Faced with yet another protest from Villa's revolting fans, this weekend, I am sure that when Randy Lerner woke up this morning and opened his newspaper and read that Edvard Munch's famous painting, The Scream, had sold for $120m (£74m), a wry smile crossed his face, as he concluded that had he bought the painting instead of Aston Villa FC, he would have achieved exactly the same result, but for a lot less money and without the travelling costs.
Villa are one win away from securing their elite status but flying four-thousand miles to be told you are a twat, by the natives, hardly seems very inviting.
Its been a terrible season for Villa and Randolph's attempt to sort Villa's finances out for his own piece of mind and in compliance with UEFA's financial fair-play rules, has been an almost perfect demonstration of Murphy's law - that law which states that if anything can go wrong it will go wrong, and at the most inopportune moment. Its why the toast always lands butter-side down on the kitchen carpet when you are late for work.
Randy turned 50 back in February and so far, it hardly seems a year worth celebrating. Its not been great for a few years now but Villa's owner seems set on solving his problems with a strong dose of tough love. He handed his son Max over to the Jesuits at Saint Ignatius High School in Cleveland and he handed the Villa fans over to the accountants and Alex McLeish.
The old Jesuit saying of - give me the child and I'll show you the man, seems to match perfectly with Villa's present situation of - give me the crisis and I will show you the fan. Add in Randy's Jewish heritage and his family's philanthropy, and it seems likely that he is the sort of guy who thinks suffering and struggle are to be embraced not avoided.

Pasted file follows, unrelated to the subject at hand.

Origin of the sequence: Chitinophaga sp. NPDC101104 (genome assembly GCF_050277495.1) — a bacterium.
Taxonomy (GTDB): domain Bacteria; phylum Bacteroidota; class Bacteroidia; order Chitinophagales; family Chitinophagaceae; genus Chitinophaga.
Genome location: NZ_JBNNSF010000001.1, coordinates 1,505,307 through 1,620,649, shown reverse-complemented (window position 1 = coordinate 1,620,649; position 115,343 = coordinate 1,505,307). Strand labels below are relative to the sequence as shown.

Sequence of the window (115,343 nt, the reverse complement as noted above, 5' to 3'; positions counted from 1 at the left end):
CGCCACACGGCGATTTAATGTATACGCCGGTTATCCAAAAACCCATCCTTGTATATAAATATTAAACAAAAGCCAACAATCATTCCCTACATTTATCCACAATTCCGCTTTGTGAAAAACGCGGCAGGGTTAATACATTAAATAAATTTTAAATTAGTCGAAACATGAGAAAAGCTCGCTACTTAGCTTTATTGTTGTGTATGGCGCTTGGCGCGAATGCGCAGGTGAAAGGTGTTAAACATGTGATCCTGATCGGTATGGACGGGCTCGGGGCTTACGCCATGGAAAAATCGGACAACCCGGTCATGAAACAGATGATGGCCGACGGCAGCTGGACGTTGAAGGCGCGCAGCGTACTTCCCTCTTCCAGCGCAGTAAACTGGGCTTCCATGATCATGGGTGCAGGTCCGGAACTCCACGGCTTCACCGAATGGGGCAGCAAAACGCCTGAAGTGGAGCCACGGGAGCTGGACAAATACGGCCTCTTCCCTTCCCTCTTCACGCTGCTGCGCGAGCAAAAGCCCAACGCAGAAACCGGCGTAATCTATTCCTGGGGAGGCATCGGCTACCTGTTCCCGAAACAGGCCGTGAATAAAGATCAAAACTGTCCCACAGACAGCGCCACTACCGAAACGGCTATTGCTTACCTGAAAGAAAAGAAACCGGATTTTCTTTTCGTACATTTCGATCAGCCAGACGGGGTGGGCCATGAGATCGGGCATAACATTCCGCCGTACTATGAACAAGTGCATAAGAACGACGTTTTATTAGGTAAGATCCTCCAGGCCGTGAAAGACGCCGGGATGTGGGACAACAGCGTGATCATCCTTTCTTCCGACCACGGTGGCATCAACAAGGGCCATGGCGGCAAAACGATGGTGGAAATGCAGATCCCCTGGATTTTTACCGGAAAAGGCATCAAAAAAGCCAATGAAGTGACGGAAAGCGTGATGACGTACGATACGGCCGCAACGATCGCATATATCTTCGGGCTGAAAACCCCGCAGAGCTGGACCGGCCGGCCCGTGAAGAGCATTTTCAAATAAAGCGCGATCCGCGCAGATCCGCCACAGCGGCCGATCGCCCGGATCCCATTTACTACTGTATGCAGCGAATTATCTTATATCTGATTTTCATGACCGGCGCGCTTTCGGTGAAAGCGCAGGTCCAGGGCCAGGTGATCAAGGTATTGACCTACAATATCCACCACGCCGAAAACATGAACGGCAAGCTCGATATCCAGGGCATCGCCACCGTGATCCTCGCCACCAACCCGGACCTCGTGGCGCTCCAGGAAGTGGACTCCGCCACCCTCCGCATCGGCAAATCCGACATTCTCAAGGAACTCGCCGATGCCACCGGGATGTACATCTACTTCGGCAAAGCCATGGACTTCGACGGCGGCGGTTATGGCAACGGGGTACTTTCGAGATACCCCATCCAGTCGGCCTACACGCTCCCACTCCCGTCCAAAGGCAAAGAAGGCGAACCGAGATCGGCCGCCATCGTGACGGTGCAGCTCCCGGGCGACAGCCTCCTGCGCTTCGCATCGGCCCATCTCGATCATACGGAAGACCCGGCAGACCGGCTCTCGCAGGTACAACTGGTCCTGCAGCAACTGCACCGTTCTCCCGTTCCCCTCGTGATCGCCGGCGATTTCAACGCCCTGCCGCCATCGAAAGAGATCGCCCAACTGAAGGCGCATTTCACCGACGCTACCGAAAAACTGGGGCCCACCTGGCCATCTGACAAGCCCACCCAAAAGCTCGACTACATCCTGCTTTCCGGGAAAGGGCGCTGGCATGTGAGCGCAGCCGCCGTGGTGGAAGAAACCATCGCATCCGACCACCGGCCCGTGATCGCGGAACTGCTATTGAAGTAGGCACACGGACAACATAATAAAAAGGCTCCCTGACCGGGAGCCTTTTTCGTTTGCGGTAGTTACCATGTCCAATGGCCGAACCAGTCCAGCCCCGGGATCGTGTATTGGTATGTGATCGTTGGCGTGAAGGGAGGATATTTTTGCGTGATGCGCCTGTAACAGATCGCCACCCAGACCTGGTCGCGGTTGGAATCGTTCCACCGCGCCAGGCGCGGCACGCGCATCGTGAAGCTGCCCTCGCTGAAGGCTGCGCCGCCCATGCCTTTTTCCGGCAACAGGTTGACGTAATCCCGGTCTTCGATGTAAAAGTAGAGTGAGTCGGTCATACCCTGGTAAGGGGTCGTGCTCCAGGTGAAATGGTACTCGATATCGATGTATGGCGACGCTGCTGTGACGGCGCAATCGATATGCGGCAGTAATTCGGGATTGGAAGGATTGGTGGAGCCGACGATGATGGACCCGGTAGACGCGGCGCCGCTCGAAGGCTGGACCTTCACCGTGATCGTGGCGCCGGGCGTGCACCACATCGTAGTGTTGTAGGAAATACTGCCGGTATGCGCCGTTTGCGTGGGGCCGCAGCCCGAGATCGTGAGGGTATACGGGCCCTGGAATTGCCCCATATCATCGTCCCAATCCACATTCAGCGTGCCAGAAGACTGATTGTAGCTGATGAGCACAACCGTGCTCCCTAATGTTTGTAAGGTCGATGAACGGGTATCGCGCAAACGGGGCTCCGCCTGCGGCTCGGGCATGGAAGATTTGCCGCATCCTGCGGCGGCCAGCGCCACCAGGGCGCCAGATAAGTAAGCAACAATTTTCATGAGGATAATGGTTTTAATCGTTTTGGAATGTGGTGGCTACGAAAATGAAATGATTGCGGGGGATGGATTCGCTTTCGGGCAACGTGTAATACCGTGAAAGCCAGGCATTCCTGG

So, if Randy is the man I think he is, he will not be daunted by a few protests.
As for the players, the crushing negativity which has engulfed Villa Park these days seems to have reduced them to a bunch of inhibited and tentative under-achievers. Its hard to remember seeing such a miserable-looking bunch of players, than the Villa team which started against the Baggies. Every attempt on goal looked like the player was trying to make too sure and too certain to get it on target, and inevitably the chance had gone before they had even struck the ball.
But what may be true about Randy is definitely true about the Villa fans, and there is little doubt that a Jesuitical streak runs through every Villa supporter. There's never a one who does not yearn to see the players have a public encounter with an excoriating ferula, for their sins. And of course, this sadomasochistic streak extends to themselves as well, as they invite the pain and humiliation of relegation by insisting on protesting, even though their opinion is already known and results are absolutely crucial.
You don't have to be a masochist to be a Villa supporter, but it helps.
For those who bought Villa shares and their first season-ticket back in the old Third Division days, inspired by the rather romantic notion that their club needed saving, the current fans' enthusiasm for relegation, is hard to comprehend.